Opthalmic lens maker Essilor has embarked on a five-year project to roll-out business rules software to enable it to better manage its customer base and evolving product ranges for markets across Europe.
It is using Ilog Rules for .net to give its sales managers the capability to manage optician customers’ contracts and related pricing policies. The software will enable them to manage promotions with minimal manual intervention.
Presenting at Gartner’s ITxpo last week, Philippe Marchan, ¬finance portfolio manager in the information systems group at Essilor, said the roll-out would be a long process. It was likely to need expertise in Ilog for an extended period because of the complexity involved in creating unique sets of rules for multiple regions and different customer types.
By using Ilog Rules for .net, Marchan said all of Essilor’s pricing policies and customer contracts affecting each region would eventually be managed in a single platform, where they could be accessed and changed as often as necessary. This would provide greater business agility and improve time-to-market for offers negotiated with the company’s customers.
But he said there was no way to speed up the creation of the sets of regional business rules to get the platform up and running across Europe. “We could not standardise the business rules across the regions,” said Marchan.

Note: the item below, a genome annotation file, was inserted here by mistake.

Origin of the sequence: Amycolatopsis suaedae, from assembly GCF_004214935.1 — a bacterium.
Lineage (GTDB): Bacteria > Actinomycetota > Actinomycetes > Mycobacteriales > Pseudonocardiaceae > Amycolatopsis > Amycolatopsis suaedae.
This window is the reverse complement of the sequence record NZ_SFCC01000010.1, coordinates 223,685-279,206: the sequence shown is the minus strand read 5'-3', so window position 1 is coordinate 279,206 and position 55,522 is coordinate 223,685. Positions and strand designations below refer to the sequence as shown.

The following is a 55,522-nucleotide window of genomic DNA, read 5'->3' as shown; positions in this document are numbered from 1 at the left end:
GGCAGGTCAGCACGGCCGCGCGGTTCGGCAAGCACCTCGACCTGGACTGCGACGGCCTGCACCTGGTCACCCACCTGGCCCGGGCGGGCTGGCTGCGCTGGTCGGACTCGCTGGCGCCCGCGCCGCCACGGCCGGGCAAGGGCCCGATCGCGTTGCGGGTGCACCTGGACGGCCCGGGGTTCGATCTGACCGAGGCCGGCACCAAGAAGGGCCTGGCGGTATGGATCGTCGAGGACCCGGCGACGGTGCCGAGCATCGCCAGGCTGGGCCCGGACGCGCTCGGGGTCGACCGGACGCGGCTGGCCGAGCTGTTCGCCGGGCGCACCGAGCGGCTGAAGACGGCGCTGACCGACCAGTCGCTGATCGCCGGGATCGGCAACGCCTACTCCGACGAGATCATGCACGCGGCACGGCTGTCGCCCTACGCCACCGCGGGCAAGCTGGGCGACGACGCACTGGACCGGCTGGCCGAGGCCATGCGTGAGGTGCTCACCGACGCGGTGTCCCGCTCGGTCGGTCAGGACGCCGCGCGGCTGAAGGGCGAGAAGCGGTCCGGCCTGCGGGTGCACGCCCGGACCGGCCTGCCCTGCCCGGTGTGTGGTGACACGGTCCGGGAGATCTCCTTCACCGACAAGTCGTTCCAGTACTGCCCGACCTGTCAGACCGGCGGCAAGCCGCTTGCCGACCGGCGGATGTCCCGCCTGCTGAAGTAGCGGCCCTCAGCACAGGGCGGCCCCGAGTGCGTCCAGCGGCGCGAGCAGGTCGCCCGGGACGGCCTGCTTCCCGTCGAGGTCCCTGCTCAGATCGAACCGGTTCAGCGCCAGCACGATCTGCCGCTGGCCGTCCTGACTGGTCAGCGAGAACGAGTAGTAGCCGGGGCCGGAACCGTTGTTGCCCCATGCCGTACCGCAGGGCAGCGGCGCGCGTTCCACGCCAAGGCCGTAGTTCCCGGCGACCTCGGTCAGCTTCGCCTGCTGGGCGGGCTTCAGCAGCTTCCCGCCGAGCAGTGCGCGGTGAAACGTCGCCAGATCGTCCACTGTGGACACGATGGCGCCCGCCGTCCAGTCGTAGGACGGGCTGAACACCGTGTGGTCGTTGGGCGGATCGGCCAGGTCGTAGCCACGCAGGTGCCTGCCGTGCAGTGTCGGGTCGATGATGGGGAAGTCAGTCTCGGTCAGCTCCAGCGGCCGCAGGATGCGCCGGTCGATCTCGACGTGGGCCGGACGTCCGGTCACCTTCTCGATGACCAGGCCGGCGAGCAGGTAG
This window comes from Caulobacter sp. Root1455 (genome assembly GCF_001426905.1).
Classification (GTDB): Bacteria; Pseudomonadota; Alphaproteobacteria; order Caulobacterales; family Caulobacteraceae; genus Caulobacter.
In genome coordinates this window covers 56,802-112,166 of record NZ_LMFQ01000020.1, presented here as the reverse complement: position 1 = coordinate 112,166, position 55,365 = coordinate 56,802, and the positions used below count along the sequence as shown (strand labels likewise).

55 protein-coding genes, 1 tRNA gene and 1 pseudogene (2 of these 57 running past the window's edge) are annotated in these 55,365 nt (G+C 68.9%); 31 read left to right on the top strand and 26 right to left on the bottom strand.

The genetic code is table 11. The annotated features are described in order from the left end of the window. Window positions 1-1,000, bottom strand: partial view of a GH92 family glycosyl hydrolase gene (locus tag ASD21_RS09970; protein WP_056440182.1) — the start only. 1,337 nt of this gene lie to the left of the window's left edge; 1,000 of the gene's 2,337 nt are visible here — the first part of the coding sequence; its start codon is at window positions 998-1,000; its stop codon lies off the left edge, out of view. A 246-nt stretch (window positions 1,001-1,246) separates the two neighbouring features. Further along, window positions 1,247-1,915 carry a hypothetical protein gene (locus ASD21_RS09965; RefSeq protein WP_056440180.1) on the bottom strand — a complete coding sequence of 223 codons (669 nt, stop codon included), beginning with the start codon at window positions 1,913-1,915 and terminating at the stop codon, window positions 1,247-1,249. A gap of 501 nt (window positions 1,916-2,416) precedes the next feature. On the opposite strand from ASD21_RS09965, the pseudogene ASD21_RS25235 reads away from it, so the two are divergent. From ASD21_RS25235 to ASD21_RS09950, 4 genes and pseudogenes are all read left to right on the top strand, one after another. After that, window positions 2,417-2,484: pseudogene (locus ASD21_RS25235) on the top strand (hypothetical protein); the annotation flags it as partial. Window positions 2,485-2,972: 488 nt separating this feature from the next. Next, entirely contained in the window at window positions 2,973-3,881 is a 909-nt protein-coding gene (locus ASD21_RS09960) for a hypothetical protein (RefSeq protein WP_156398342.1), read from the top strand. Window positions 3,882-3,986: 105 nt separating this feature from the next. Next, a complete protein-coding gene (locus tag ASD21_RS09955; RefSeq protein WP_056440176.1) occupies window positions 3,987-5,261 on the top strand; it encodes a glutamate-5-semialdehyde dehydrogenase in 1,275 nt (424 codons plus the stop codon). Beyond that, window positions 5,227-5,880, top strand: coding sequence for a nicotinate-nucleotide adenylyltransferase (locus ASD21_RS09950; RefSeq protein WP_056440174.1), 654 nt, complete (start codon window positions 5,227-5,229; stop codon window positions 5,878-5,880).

To ensure Essilor has enough technical skills in the short term, Marchan has been given direct access to ¬Ilog’s internal development team. However, since work on the project will last for five years, Marchan said the company would also need to develop internal expertise in Ilog.
As well as getting a handle on its pricing, Essilor plans to use the Ilog tool for a product routing app¬lication that will determine which lab can most efficiently produce each customer order based on resource availability, skills, delays and costs.
Ilog is able to let end-users define business rules, which can then be run by the Ilog software. The benefit of this approach, according to Ilog, is that since business rules are not built into an application, it is easier to adapt them later on.
More from ITxpo >>
This was first published in November 2006